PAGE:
Date   

Re: Meat reefers

Tony Thompson
 

Ted Schnepf wrote:

In the early 1950's before the meat packers expanded, by consolidating facilities. the only place to see some of these reefers together on one train was east of Chicago . . . My point is that not all meat reefers would be regularly seen, on the same train, except east of Chicago. 

    Good point, Ted. But remember they all came back west empty. Lots of photos of westward trains in the steam era show quite a mix of meat cars, presumably empty.

Tony Thompson




Re: Meat reefers

Brian Carlson
 

That’s the beauty of modeling part of the Erie Main through Pennsylvania. I can get most of them <grin>. 

Brian J. Carlson 

On Apr 7, 2020, at 5:13 PM, Ted Schnepf <railsunl@...> wrote:


Hello,

Always nice to see fine reefer models.

In the early 1950's before the meat packers expanded, by consolidating facilities. the only place to see some of these reefers together on one train was east of Chicago. NKP did have the line east out of Chicago. Dubuqe, Oscar Meyer, and Hormel. were one plant companies. Hygrade in the early 1950's had only one or two plants. Swift, Armour, and Wilson had multiple locations.

My point is that not all meat reefers would be regularly seen, on the same train, except east of Chicago. When picking reefers to model, be aware of the plant locations and likely routing over your railroad.

Ted Schnepf

On Tuesday, April 7, 2020, 06:54:16 AM CDT, Eric Hansmann <eric@...> wrote:


Frank Hodina shares photos and details on a few meat reefers in the latest Resin Car Works blog post. 


Eric Hansmann
RCW web guy

Be safe. Stay healthy. Build models!


Re: Meat reefers

Ted Schnepf
 

Hello,

Always nice to see fine reefer models.

In the early 1950's before the meat packers expanded, by consolidating facilities. the only place to see some of these reefers together on one train was east of Chicago. NKP did have the line east out of Chicago. Dubuqe, Oscar Meyer, and Hormel. were one plant companies. Hygrade in the early 1950's had only one or two plants. Swift, Armour, and Wilson had multiple locations.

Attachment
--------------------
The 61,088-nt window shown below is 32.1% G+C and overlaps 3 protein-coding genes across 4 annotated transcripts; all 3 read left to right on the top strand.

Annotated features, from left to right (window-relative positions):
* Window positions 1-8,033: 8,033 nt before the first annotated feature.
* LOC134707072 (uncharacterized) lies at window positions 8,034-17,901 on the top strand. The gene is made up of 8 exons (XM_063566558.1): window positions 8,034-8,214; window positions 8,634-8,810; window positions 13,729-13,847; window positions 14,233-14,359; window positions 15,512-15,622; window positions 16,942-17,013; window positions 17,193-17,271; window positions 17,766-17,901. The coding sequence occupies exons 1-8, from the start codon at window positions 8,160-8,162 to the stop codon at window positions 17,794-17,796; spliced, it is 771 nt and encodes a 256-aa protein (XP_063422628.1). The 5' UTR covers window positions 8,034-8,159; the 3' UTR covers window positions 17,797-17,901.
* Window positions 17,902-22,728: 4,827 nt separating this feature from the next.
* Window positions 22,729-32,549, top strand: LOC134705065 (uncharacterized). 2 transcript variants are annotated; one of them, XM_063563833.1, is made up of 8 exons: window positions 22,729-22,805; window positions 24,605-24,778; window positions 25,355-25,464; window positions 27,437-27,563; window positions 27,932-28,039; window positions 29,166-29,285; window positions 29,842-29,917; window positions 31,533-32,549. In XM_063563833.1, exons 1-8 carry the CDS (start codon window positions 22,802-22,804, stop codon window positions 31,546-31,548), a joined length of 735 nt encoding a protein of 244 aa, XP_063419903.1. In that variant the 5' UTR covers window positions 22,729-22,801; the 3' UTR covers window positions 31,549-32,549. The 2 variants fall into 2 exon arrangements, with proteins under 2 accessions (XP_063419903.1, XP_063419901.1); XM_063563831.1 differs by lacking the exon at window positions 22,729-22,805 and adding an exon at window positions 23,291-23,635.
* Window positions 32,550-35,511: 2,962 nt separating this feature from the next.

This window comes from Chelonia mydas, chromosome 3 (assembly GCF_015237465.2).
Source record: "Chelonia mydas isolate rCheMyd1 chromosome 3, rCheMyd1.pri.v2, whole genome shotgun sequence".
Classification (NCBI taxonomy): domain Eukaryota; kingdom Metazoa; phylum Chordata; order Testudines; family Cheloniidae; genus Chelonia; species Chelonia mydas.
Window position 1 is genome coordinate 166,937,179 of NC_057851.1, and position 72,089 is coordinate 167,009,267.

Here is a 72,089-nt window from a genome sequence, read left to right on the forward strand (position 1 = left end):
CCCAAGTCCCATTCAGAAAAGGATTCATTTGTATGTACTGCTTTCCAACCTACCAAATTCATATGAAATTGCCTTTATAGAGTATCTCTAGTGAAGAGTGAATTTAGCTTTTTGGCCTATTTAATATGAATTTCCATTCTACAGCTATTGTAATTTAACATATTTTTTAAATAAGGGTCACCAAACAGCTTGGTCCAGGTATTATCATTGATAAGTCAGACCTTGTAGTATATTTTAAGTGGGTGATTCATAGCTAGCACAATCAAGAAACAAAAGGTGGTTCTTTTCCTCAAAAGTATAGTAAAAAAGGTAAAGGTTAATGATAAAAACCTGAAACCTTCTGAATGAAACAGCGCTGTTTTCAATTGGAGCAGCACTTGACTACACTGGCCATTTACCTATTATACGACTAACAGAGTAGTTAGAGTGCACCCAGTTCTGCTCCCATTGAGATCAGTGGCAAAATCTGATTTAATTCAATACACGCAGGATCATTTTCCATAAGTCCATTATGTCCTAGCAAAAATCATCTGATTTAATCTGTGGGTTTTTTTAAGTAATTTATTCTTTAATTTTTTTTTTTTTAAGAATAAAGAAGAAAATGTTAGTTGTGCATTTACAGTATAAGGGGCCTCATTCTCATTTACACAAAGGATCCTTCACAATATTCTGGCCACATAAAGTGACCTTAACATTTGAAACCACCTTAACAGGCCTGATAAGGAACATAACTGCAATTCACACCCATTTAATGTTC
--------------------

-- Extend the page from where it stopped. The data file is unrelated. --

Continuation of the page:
My point is that not all meat reefers would be regularly seen, on the same train, except east of Chicago. When picking reefers to model, be aware of the plant locations and likely routing over your railroad.

Ted Schnepf

On Tuesday, April 7, 2020, 06:54:16 AM CDT, Eric Hansmann <eric@...> wrote:


Frank Hodina shares photos and details on a few meat reefers in the latest Resin Car Works blog post. 


Eric Hansmann
RCW web guy

Be safe. Stay healthy. Build models!


Fruit Growers & Western Fruit Overhead Bunker Reefers—was WFEX 1201-1202 freight reefers

Bill Welch
 

If Athearn has produced an accurate model of a Fruit Growers Express “Overhead Bunker” or “OB” car, it is one of the best-kept secrets in the history of the world. Likewise if they have lettered one of their existing models as a FGE “OB” car, it is one of the biggest FOOBIES in the history of the world.